As Liberty Counsel attorney Mihet spoke at the July 6th rally, he noted that he is the son of an immigrant pastor “who survived the rigors of former communist Romania.” Therefore, he said, the fight for religious freedom in Santa Rosa County was personally significant to him. “In God we trust. In God we still trust. Tonight we are going to celebrate our country, our freedom, but most importantly—the freedom in Santa Rosa County Florida,” proclaimed Mihet jubilantly.

According to the ACLU, the Santa Rosa County School District shouldn’t be celebrating. In its press release, the self-proclaimed “guardian” of liberty stated that the agreement reached in early July resulted in “strengthening and clarifying the 2009 Consent Decree agreement that ended school sponsored religious activities by the district and its employees.”

Liberty Counsel, however, declared, “The Consent Decree that led to criminal indictments against school employees for prayer and banned ‘God Bless’ in Santa Rosa County schools will now be gutted and revised. The amended Consent Decree will restore dozens of constitutional religious freedoms that were previously denied.”

We can join the citizens of Santa Rosa County in celebrating their restored religious freedoms and their independence from the ACLU’s cramped concept of “freedom.”


About Karen Gushta

Dr. Karen Gushta is research coordinator at Truth in Action Ministries, author of The War on Children, and co-author of Ten Truths About Socialism. As a career educator, Dr. Gushta has taught from kindergarten to graduate teacher education in both public and Christian schools in America and overseas. She has a Ph.D. in Philosophy of Education and Masters degrees in Elementary Education and in Christianity and Culture.


January 22, 2011

Watch What You Say! Free Speech at Risk on Campus

By Dr. Karen Gushta                                                                                                                        

When the Left ramped up its rhetoric, attempting to link the heinous actions of Jared Loughner to Sarah Palin and other conservatives, the issue of hate speech and hate crimes once again moved to center stage in American politics.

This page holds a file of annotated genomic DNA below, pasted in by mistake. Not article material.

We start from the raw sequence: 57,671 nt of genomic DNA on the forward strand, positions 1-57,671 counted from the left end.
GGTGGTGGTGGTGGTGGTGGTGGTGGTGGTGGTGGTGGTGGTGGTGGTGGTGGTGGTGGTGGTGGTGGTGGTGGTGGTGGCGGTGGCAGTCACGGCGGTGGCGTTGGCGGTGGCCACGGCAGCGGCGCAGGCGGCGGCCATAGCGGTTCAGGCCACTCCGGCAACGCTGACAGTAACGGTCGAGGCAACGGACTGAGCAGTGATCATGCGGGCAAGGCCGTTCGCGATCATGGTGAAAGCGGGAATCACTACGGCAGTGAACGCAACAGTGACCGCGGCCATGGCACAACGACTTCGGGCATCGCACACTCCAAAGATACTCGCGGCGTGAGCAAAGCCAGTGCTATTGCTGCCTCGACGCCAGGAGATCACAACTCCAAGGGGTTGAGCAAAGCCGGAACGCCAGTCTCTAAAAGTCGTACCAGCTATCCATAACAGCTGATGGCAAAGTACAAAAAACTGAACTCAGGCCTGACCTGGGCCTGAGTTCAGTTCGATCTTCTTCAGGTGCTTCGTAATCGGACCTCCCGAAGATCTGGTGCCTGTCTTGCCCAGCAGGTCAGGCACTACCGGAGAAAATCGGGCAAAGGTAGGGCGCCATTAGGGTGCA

In the 2009 legislative session, Congress pushed through a hate crimes bill by inserting it into a defense spending bill. As Robert Knight observed, “‘Hate crime’ laws ensure unequal justice. They empower some groups of victims at the expense of others.”

Nowhere is “unequal justice” more apparent than on America’s college and university campuses, especially in regard to freedom of speech and religious liberty. Just ask Eden Jacobowitz. In 1993, when a group of rowdy black sorority sisters interrupted his late-night study by carousing under his dorm window, the Penn State University freshman made the mistake of yelling, “Shut up, you water buffalo,” in his effort to silence them.

The ladies did not take such an offense lightly—no doubt due to the more colorful epithets that rained down on them from other dorm residents disturbed by their late-night jubilation. None of these offenders came forward, however, when five of the 15 women, now self-identified victims of “racial harassment,” came through the dorm with campus police to look for their offenders. Consequently, only Eden was charged by the university’s judicial inquiry officer (JIO) with transgressing the University’s prohibition against “offensive speech.”

Under Penn State’s policy, Eden’s “offensive speech” had to consist of “slurs, epithets, hate words, demeaning jokes, or derogatory statements” that occurred “in a context such that an intent only to inflict direct injury may reasonably be inferred.” The university’s JIO apparently “reasonably inferred” that saying “Shut up, you water buffalo” to a group of raucous sororitarians met the policy’s criteria for offensive speech and verbal harassment.